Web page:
> > > question of there being other universes, but you decided the probability
> > > of
> > > any random universe having those seven necessary properties necessary for
> > > life was 1 in 1000. You must then decide between there being only one
> > > universe (the one you see) and wonder why we were fortunate enough to hit
> > > the 1 in 1000 chance to be alive, or you conclude multiple universes
> > > exist,
> > > and there is no mystery or luck involved. One's confidence that there is
> > > only 1 universe should be roughly proportional to the likelihood that life
> > > exists in any randomly selected possible universe.
> > > That the Anthropic Principle + Mathematical Realism explains the
> > > appearance
> > > of Fine Tuning is just one of its many attractions. Among the other
> > > appeals
> > > of mathematical realism are that it answers some longstanding questions:
> > > Eugene Wigner's "The miracle of the appropriateness of the language of
> > > mathematics for the formulation of the laws of physics is a wonderful gift
> > > which we neither understand nor deserve."
> > > Einstein's "The most incomprehensible thing about the world is that it is
> > > at
> > > all comprehensible."
> > > John Wheeler's "Why these particular equations, not others?"
> > > If mathematical reality is taken as true the appearance of a physical
> > > reality is a direct consequence. If one starts with a physical reality,
> > > however, one
> > > I am curious to know at what point do you consider the items in this
> > > progression to no longer be real and what point you begin to apply the
> > > label
> > > of immaterial or abstract:
> > > 1. The matter and space beyond our cosmological horizon which we can
> > > neither
> > > see nor interact with
> > > 2. Other theorized cosmic inflation events (new big bangs) happening
> > > elsewhere or very far away
> > > 3. Events or people which exist in the distant past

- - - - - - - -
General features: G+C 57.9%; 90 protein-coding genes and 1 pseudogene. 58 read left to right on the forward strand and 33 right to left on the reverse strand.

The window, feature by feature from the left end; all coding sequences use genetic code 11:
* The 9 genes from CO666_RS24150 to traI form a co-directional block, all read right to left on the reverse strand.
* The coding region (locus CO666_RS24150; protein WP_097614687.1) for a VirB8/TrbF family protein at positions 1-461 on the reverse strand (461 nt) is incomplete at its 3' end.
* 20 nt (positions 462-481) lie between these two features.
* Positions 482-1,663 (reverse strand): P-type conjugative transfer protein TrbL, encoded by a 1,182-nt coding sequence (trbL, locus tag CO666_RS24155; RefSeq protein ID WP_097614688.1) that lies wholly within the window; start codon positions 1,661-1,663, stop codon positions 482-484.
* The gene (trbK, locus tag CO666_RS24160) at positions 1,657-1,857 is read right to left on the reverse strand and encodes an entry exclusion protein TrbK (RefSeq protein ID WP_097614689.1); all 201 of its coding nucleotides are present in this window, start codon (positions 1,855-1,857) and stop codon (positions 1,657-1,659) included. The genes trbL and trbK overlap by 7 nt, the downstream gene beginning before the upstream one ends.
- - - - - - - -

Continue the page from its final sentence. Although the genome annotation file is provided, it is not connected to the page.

> > > 4. Other branches of the multiverse as postulated by Everett
> > > 5. Other solutions to string theory which define other possible physics
> > > 6. Altogether different physical laws and universes, defined by the
> > > equations completely unlike those of string theory
> > > 7. Universes which exist with simple rules, finite state automata like
> > > John
> > > Conway's game of life
> > > 8. Turing machines executing programs
> > > 9. Mathematical structures defined by equations, such as the Mandelbrot
> > > set
> > > 10. Simpler mathematical structures, spheres, circles, triangles
> > > 11. Integers
> > > If Mathematical objects have an objective reality then what is abstract
> > > vs.
> > > what is physical becomes a matter of perspective. You call this world
> > > physical because it is the abstract mathematical object you find yourself
> > > in, someone in another mathematical object / universe might consider this
> > > one we inhabit to be abstract. I see no value in placing labels of
> > > existence of "physically real" to anything which is possible, but a lot of
> > > value from deciding possible things exist too. It answers many questions
> > > and eliminates the apparent arbitrariness which is required for this to be
> > > the only possible reality. Have scientists discovered any principle or
> > > evidence which suggests this is the only possible universe?
> > Yeah Occam's razor. Maybe falsifiability.
> Occam's razor has to do with simplicity of theories, not elements of
> When it was first discovered that star light had the same
> spectral lines as sun light it was a simpler theory to conclude stars
> were distant suns, despite the fact that it implied the existence of
> untold trillions of other suns and planets. The theory that all
> universes exist is about the simplest possible theory of everything,
> it explains all observations.
Is it falsifiable?
> Including those which trouble single
> universe theories, such as quantum randomness and fine tuning.